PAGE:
Acid soils have been responsible for the poor performance of most plant species, and liming is an efficient way of correcting the pH of such soils. The aim of this study was to assess the performance and establishment of the Brachiaria hybrid ‘Mulatto II’ under different doses and forms of limestone application. The experimental design was of five doses of limestone (0, 0.5, 1, 2, and 4 t ha-1) and two forms of application (broadcasting over the surface, and broadcasting followed by hoeing the top 20 cm of soil) with three replications, in 3 x 3 metre plots of the Brachiaria hybrid ‘Mulatto II’. The greatest number of germinated seeds was at the dose of 4 t ha-1 limestone when incorporated into the soil. For height, the greatest values found were at the maximum dose of limestone when incorporated into the soil. Dry matter production was not influenced by the form of limestone application, however production increased with the supply of limestone. The hybrid variety proved easily adaptable to different soil and climate conditions.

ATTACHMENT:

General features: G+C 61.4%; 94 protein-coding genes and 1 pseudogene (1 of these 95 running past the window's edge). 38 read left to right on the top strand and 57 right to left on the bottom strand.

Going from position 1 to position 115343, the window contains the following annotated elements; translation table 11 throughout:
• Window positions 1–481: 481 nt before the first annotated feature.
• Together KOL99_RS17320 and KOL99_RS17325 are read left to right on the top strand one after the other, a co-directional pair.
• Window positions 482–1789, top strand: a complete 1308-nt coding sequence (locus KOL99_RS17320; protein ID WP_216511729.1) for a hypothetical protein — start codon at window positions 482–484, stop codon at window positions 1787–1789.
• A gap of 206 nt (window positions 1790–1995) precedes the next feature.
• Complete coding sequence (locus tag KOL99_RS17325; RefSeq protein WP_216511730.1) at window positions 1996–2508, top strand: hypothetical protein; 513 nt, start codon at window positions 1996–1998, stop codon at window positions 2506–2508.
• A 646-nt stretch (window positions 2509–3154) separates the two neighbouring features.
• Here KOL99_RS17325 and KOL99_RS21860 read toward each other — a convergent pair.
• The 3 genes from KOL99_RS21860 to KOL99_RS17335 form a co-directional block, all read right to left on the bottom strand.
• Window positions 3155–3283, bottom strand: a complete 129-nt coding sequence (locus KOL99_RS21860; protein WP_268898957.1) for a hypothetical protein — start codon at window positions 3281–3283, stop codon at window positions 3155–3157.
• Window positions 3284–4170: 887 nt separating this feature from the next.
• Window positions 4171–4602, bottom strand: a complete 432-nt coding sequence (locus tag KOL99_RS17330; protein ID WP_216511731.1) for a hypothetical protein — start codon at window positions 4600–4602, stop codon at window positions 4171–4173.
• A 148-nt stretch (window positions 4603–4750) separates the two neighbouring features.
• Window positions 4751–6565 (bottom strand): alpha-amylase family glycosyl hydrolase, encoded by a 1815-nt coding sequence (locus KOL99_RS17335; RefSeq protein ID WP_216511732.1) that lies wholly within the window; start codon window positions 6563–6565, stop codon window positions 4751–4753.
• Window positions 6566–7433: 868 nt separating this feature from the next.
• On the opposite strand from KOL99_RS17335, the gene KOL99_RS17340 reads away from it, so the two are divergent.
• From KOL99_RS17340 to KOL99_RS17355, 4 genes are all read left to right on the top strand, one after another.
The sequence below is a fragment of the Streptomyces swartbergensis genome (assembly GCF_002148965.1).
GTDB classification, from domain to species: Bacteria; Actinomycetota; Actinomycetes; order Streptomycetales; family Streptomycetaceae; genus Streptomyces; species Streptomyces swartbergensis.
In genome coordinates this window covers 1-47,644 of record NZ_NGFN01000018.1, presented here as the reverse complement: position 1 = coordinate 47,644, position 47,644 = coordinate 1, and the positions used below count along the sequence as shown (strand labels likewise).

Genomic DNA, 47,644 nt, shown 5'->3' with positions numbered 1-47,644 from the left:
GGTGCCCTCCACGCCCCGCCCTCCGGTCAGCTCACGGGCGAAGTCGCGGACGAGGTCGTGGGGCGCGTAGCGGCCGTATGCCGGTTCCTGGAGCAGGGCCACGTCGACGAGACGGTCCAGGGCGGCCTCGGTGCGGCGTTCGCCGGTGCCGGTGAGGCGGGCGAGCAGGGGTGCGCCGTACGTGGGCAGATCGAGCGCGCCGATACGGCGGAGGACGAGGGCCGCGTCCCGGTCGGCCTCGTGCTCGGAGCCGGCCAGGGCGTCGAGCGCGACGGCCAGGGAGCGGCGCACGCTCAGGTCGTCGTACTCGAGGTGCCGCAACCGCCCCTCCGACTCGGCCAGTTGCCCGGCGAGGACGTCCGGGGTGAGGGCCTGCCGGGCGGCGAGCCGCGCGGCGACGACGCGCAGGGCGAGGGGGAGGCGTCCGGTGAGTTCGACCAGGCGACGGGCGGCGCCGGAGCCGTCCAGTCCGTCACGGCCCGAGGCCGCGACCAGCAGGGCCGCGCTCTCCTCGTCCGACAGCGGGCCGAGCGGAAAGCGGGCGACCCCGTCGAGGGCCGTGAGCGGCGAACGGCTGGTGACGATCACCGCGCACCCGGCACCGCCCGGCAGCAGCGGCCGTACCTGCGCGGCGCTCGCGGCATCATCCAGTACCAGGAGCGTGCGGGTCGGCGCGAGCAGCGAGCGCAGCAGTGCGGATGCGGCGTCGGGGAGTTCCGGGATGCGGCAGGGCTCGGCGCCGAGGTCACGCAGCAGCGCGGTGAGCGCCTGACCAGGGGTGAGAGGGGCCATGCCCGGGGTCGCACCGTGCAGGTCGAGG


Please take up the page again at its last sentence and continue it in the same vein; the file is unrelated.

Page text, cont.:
Key words: Liming, tropical pasture, fodder availability, dry matter.
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